• Rent, Utilities & Security Deposits: The amount of the first month’s rent, security deposit, and the total amount of funds required need to be clearly outlined on the lease agreement. The method by which the funds are to be paid should also be included.

This is a lease (the “Lease”) […] between (Name of owner of the property) (“Landlord”) and (Name of person(s) to whom the property is leased) (“Tenant”), made this day of (Date).

TERM. The lease will be for a term of (Number of months) beginning on (Start date) and ending on (End date).

PREMISES. The premises is a (Type of dwelling i.e. house, apartment, etc.) located at (Address of rental property). The following features are included on the property (List of amenities).

RENT & UTILITIES. Tenants will pay a monthly rent of (Rent amount) on the (Day) of each month. Tenants are responsible for utilities including (List of utilities).

Indicating these features in the lease introduction provides tenants with a list of items that they have access to throughout the duration of the lease and informs tenants which features are expected to remain on-premises after the lease term is complete.  It also protects the landlord’s property upon the termination of the residential lease agreement

For landlords, this information should be used for verification purposes. Make sure to ask for current photo identification, such as a driver’s license, to verify each tenant’s identity. Once that’s verified, you’ll want to do background checks on all tenants 18 or older (see our guide here).

Required Disclosures in New Mexico

Landlord/Manager/Agent Identification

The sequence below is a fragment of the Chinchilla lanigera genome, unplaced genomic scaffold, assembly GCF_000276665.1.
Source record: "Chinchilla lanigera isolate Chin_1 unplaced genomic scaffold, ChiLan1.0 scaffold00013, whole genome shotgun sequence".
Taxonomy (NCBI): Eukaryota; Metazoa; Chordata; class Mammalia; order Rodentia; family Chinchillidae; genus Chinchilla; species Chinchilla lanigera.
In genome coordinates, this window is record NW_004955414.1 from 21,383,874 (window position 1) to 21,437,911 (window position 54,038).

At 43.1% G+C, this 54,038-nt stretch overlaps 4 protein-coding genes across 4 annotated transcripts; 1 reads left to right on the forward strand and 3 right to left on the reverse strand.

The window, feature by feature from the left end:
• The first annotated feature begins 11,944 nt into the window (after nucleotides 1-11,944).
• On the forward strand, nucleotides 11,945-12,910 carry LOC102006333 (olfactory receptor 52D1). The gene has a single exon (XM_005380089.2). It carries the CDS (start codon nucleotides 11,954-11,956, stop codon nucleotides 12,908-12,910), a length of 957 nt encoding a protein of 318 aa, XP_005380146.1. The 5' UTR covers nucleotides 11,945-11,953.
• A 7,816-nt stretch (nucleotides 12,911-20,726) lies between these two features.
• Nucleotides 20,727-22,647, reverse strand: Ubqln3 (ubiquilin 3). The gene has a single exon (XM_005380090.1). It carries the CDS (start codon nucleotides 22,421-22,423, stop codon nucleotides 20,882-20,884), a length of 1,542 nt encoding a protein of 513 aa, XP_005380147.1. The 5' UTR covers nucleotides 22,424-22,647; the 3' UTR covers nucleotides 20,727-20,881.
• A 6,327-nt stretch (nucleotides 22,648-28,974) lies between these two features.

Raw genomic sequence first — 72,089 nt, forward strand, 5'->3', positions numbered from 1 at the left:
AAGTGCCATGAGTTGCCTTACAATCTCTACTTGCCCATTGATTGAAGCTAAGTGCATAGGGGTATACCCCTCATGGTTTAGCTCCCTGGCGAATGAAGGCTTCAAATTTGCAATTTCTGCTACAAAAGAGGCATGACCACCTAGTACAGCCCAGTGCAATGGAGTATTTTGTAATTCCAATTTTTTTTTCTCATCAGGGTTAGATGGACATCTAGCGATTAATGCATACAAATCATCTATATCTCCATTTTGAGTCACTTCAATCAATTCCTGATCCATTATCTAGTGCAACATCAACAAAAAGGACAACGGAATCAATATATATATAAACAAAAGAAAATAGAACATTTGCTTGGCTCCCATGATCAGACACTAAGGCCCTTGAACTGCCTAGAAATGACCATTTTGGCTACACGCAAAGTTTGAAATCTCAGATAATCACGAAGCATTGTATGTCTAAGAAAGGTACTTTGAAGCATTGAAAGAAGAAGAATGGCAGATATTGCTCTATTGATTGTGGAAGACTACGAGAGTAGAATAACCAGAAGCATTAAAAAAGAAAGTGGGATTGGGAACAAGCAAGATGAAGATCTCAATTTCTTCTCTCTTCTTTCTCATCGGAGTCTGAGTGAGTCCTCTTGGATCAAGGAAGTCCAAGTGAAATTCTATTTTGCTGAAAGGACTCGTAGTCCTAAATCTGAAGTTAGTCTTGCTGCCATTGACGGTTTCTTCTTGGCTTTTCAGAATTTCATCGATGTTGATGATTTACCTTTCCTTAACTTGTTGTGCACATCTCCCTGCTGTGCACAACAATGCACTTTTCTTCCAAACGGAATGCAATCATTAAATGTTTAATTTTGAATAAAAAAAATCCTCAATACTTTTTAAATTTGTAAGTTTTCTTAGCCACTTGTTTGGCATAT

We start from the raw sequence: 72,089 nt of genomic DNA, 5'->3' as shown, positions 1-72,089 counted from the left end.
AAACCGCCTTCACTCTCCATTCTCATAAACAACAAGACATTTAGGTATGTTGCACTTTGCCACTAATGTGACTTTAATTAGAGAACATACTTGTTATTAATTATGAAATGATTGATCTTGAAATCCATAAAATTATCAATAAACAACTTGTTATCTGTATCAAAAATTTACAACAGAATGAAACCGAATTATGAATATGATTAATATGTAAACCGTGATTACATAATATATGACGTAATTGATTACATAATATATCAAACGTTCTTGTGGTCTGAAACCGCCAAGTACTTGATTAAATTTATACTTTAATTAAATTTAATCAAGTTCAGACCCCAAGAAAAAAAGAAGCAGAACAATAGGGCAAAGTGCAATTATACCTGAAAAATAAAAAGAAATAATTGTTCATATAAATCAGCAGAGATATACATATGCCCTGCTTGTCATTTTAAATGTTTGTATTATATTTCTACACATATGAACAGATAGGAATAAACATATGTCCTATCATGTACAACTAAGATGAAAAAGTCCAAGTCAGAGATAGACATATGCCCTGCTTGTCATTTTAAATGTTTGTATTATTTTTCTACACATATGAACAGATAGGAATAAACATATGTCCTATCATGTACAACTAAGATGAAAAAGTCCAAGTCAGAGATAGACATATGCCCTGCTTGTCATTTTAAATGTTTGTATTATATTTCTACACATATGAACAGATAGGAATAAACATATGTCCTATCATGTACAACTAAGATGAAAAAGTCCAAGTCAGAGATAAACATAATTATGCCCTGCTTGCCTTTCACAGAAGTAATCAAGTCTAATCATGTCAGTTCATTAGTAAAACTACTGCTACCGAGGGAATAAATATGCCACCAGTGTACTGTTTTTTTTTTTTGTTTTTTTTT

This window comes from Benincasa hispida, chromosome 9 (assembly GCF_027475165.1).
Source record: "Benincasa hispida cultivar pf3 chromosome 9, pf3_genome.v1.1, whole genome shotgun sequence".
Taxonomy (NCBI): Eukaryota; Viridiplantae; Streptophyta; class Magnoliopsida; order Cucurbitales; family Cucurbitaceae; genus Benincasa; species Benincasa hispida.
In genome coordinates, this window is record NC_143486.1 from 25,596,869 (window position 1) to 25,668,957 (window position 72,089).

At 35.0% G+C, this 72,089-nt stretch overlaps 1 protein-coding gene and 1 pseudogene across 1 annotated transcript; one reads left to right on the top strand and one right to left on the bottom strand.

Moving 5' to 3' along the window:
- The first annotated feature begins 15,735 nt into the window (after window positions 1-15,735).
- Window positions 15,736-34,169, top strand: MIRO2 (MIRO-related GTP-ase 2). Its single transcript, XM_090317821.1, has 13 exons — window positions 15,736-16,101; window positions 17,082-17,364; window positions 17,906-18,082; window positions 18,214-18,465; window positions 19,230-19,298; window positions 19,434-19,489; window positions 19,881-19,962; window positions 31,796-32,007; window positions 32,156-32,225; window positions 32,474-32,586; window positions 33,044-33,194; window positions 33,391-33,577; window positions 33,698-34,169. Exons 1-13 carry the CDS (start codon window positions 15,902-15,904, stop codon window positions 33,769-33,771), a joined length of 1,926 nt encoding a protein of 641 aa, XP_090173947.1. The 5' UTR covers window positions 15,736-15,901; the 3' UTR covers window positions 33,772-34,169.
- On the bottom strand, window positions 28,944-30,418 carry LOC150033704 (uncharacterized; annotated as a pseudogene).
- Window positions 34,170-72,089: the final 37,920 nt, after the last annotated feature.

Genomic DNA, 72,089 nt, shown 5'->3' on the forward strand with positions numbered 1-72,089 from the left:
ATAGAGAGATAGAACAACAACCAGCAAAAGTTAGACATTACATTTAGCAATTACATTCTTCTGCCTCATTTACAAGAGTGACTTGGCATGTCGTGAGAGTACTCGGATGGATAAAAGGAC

Any person authorized to enter the premises must be stated in the lease. The landlord, and anyone allowed to act on the landlord’s behalf (property manager,agent, etc.), must sign the lease agreement.


Landlord: Name Address: Full mailing address
Property Manager/Agent: Name Address: Full mailing address

Lead-Based Paint Hazards

This isn’t North Carolina-specific, but if the unit being rented out was built before 1978, the landlord is required to do the following 3 things:

  1. Provide the tenant with an EPA-approved pamphlet about the dangers of lead-based paint (see latest pamphlet PDFs here).
  2. Disclose any known information concerning lead-based paint in the unit (i.e. its location, condition, etc.), and include any records or reports about the paint or its hazards. For multi-unit buildings with common areas, this includes information from building-wide evaluations.
  3. Fill out and attach this disclosure form to the lease.

Pet Addendums in North Carolina

 The landlord must give written permission for a tenant to keep pets on the property. Pets are defined as dogs, cats, birds, fish, or other domestic animals of any kind.

The lease agreement shall specify how many animals the tenant can have and the type of animal.

Tenants are required to pay a pet deposit fee of an amount outlined in the lease, which is non-refundable. If provisions for maintaining a pet is not included in the lease, it shall be added as an addendum to the lease agreement.


The signed pet agreement applies only to the pet specified in the signed contract. The pet addendum may not be substituted or transferred to any other pet. The landlord reserves the right to terminate the pet agreement if the tenant violates the terms of their contract.

Tenants are responsible for keeping their pets under control and not leaving them unattended for an unreasonable amount of time.

Tenants are responsible for their pets and any property damage caused by the pets.

It shall be the tenant’s responsibility to control any flea infestation because of their pets and to pay for the extermination of any and all affected areas.

The landlord is not liable for any injury that occurs from an attack or interaction with an animal, whether it occurs on or off the property. If an attack from an animal occurs and there is no fencing around the property, the landlord is not held liable because of the absence of a fence.

Although they are not required, the tenant is encouraged to obtain pet liability insurance if it is offered as a rider to their renter’s insurance policy.